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The Basal Temperature Test

thermometer


This important and crucial test, though familiar to those who have a special interest in hypothyroidism, is not taught in medical schools in the UK, and hence most practitioners are unfamiliar with it. Sadly, this unfamiliarity causes them to criticise the test simply on these grounds.


The Basal (at rest) Temperature Test was first described by Dr Broda Barnes from the USA in 1942 in The Journal of the American Medical Association, and later in the Lancet, in 1945. He had noted that, when screening patients prior to testing them for the Basal Metabolic Rate (BMR), their temperatures were consistently lower when the results of the test showed the lowered metabolism of hypothyroidism. The BMR test involves the resting patient having their oxygen consumption and heat output being carefully measured over a time interval. It became clear that the relationship between low BMR and low body temperature was so consistent, that the temperature under basal conditions alone was sufficient to make the diagnosis.

It is this test, which has proved to be so valuable in the diagnosis of hypothyroidism. It is not intended that it should be taken solely by itself as diagnostic, but as part of an overall clinical appraisal, where the history of the illness and physical examination are considered as a whole. Where blood tests are apparently normal, it may nevertheless point very clearly to the true diagnosis as there are few causes other than hypothyroidism which produce a low basal temperature. These include malnutrition (or crash dieting), alcoholism, liver failure and of course hypothermia.

Barnes used a mercury thermometer but mercury thermometers are no longer available to purchase under The Medicines and Healthcare products Regulatory Agency (MHRA) Council Directive 2007/51/EC. However, mercury thermometers already in use are not affected by this Directive.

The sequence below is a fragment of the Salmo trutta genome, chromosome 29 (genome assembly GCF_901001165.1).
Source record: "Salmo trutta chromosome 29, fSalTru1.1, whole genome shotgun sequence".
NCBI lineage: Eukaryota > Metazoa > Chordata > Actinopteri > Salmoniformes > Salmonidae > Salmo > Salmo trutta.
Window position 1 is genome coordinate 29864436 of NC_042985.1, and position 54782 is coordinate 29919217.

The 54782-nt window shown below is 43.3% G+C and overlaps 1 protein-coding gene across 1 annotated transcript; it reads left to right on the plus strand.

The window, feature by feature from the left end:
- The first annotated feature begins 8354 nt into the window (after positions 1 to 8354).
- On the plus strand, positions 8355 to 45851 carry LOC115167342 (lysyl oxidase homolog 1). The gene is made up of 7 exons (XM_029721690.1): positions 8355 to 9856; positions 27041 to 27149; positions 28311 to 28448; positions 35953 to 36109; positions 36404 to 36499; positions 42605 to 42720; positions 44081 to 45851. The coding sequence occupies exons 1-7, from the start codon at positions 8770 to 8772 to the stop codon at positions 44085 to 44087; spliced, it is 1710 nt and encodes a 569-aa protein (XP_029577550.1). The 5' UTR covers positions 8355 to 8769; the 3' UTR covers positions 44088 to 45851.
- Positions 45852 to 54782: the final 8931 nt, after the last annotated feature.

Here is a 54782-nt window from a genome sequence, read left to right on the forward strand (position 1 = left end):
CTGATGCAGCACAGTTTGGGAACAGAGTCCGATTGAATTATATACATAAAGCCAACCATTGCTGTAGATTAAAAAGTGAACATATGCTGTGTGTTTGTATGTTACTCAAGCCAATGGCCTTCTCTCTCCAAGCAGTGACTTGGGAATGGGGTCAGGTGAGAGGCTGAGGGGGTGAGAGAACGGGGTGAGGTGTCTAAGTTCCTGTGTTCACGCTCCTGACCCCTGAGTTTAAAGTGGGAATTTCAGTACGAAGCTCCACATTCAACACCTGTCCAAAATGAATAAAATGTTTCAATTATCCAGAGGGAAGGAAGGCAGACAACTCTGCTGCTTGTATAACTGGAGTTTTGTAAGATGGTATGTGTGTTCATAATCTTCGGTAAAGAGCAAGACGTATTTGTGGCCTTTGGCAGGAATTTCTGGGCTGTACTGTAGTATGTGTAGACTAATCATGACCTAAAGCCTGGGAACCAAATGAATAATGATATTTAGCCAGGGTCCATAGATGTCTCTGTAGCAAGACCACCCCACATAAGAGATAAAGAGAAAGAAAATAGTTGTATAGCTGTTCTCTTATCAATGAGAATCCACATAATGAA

To do a basal temperature test, it should be done as soon as you wake up and before you get out of bed. In women who are menstruating, their body temperature varies with the cycle; creating errors which can be avoided if the basal temperature is taken on days 2, 3, 4 and 5 of the cycle. Men and non-menstruating women may take their temperature on any day.

It doesn't really matter which kind of thermometer you use when doing the basal temperature test, although it is important to be consistent in how you do it:

If using a mercury thermometer
it's a good idea to have it already shaken down the night before and placed on your bedside table. To take your temperature you can place it either under your arm for 10 minutes or under your tongue for 3 minutes.

If using a digital thermometer you should place it under your tongue not your arm – a digital thermometer is not to be relied upon if placed under the arm due to the speed of the reading. Place it under your tongue until the thermometer beeps or buzzes, or for the length of time suggested in the instructions.

Note the reading, and do it for several mornings so the results can be averaged out, since they may vary slightly day by day.

If you have taken your temperature under the arm, the normal temperature is:

36.6ºC - 36.8ºC (97.8ºF - 98.2ºF)
If your temperature is below 36.6ºC (97.8ºF) then hypothyroidism should be considered if you have symptoms.

If your temperature is above 37.0ºC (98.4ºF), hyperthyroidism is possible if symptoms are present and if there is no other illness present to cause a fever.

If you have taken your temperature under the tongue, the normal temperature is:

Normal temperature is 36.5ºC - 37.2ºC (97.7ºF – 99.0ºF)

If your temperature is below 36.5ºC (97.7ºF), hypothyroidism should be considered if symptoms are present.

If your temperature is above 37.4ºC (99.2ºF), hyperthyroidism is possible if symptoms are present and if there is no other illness present to cause a fever.

This test is a guide only as some temperature variations could be due to infection, virus, etc. This test, used in conjunction with the Thyroid UK Signs and Symptoms Lists, can be helpful.